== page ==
Twenty-five anniversaries, holding on and holding hope.
I want to have big silver anniversary words, but I don’t. And that is okay. It has to be.
I have the words that a friend offered at the end of his congratulatory Facebook comment on Steve’s wall.
. . . a great example of a rugged marriage.
Thank you, Alvin. Those are exactly the words that affirm the beautiful hard that is found in celebrating 25 years of becoming one while growing up together and having three of our eight children before our brains were fully formed!
This day has felt rugged. It certainly hasn’t been the stuff of which silver anniversary dreams are made. As a final blow, we had to cancel the sitter for our evening out due to uncertain stomachs. We had to engage disappointment and pain.
This season feels rugged as I find more words for my own story and style of relating and engaging and how that has affected those closest to me. As Steve and I struggle to find more words for our story together, we recognize the help that we need. It is okay to need help.
A dear sister heard my heart and affirmed my words as I processed with her via text.
A silver star with a 25 on it doesn’t negate the hurt and disappointment. Or the joy. There is joy underneath, but right now it is being eclipsed by the ache. And marriage is about more than just how I feel today.
Climbing out of the valley and learning to walk on level ground isn’t as easy as it sounds!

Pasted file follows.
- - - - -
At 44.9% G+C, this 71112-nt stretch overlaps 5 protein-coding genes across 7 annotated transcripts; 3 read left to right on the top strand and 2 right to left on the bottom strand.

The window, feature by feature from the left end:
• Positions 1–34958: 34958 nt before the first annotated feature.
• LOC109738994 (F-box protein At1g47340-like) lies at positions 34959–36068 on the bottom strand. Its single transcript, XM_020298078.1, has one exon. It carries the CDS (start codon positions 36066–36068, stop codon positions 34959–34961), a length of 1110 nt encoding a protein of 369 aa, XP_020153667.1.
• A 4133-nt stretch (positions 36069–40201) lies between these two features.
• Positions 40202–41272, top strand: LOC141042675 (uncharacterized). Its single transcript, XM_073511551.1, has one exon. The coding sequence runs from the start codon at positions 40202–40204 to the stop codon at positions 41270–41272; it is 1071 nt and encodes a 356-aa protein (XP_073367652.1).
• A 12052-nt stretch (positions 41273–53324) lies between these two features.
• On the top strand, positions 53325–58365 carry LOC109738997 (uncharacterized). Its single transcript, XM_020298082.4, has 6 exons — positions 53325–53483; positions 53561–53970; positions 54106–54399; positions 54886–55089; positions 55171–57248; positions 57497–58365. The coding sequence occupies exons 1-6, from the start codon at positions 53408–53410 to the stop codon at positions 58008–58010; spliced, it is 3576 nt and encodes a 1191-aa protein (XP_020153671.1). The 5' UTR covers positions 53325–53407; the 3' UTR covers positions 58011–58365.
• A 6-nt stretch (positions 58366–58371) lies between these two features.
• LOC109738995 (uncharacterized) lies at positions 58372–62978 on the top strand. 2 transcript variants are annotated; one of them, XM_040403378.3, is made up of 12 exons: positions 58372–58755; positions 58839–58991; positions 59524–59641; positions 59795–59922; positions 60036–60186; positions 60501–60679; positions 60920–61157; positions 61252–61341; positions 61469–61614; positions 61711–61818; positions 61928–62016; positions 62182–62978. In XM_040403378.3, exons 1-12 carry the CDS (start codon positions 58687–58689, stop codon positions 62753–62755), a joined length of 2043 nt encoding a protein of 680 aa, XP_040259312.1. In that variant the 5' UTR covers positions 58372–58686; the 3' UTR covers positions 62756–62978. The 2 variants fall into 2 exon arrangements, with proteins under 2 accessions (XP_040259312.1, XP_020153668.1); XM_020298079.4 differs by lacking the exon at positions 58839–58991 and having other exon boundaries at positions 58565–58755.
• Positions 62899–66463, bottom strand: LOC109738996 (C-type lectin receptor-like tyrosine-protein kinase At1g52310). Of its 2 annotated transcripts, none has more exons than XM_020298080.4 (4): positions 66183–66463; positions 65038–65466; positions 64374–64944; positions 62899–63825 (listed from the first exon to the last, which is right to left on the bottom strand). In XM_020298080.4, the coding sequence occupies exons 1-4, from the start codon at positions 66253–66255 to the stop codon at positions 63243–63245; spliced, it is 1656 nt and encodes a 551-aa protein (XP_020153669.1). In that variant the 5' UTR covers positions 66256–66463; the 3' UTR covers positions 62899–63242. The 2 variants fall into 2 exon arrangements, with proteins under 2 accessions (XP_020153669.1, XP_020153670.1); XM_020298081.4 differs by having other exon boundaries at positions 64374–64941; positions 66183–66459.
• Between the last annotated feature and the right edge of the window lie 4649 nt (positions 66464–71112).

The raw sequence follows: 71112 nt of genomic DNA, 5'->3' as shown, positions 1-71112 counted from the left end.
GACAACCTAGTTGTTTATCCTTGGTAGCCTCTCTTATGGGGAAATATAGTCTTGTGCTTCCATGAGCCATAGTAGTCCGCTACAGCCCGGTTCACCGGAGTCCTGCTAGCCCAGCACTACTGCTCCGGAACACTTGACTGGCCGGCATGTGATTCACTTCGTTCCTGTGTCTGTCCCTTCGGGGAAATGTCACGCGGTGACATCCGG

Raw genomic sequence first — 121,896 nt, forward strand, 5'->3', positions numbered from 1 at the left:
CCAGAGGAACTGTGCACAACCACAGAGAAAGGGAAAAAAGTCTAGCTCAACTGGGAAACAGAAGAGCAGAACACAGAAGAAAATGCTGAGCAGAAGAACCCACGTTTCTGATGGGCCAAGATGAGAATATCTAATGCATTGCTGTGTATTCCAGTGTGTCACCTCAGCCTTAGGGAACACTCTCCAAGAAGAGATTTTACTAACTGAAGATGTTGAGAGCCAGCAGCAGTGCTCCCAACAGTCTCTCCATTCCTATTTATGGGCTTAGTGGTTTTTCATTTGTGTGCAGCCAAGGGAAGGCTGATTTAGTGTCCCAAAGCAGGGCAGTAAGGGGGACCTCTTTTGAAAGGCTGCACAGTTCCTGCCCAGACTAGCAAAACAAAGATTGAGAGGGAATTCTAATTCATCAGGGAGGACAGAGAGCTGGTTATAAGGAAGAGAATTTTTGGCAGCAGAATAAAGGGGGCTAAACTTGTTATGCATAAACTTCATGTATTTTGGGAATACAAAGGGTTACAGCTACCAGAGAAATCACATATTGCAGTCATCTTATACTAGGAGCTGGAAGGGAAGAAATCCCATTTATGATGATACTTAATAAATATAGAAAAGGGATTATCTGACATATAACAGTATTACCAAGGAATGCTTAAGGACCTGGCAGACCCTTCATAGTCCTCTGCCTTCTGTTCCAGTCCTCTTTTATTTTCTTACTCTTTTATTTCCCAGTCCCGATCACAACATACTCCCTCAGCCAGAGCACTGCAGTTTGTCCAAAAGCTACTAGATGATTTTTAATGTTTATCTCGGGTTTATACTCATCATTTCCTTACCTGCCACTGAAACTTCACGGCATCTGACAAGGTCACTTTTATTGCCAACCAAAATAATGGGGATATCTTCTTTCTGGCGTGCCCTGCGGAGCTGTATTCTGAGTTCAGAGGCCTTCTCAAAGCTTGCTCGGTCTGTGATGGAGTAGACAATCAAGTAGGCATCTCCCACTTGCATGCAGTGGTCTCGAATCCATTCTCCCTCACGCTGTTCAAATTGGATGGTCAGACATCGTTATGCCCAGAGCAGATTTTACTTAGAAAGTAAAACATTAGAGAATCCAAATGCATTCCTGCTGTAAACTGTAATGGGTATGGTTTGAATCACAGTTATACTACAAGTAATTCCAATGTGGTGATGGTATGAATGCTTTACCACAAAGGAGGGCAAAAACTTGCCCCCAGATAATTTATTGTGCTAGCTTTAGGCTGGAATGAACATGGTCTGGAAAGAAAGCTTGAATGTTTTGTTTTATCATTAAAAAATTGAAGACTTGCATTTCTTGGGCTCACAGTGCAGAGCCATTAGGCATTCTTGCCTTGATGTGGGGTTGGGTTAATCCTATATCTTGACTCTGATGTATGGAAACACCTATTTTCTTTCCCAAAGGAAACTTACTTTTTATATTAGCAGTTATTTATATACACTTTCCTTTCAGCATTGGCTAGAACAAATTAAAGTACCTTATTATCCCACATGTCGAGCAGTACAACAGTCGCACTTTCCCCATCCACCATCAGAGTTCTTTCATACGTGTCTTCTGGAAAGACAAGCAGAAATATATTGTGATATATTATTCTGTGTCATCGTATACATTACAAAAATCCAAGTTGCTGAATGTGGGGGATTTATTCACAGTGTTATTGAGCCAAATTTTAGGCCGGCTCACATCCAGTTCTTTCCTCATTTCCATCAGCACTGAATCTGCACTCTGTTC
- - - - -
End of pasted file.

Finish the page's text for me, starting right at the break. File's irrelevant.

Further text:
One of the significant assaults of evil in this period is to try to triumph through regret. It is easy to survey all that might have been and grieve that it has taken so long to savor and delight in life. Add to this the desire to remove all the debris we have brought into the lives of our children, friends, and family, and it is easy to feel terrible and to work frantically to restore all that is broken. We must resist this seduction. Grief is freeing, but regret is the cul-de-sac of despair. (Dan Allender, Healing the Wounded Heart, 233).
So tonight we will have our regularly scheduled date night and not the fancy dinner out gifted us by our kids. Rather than circling the cul-de-sac again and again, I will try to feel the disappointment and grieve what is not, and then move on to the goodness that is an evening together with the hope of a future ahead of us.
We will persist. We will toast our twenty-five years of beautiful, rugged marriage with chicken soup and ginger-ale!
Here’s to us!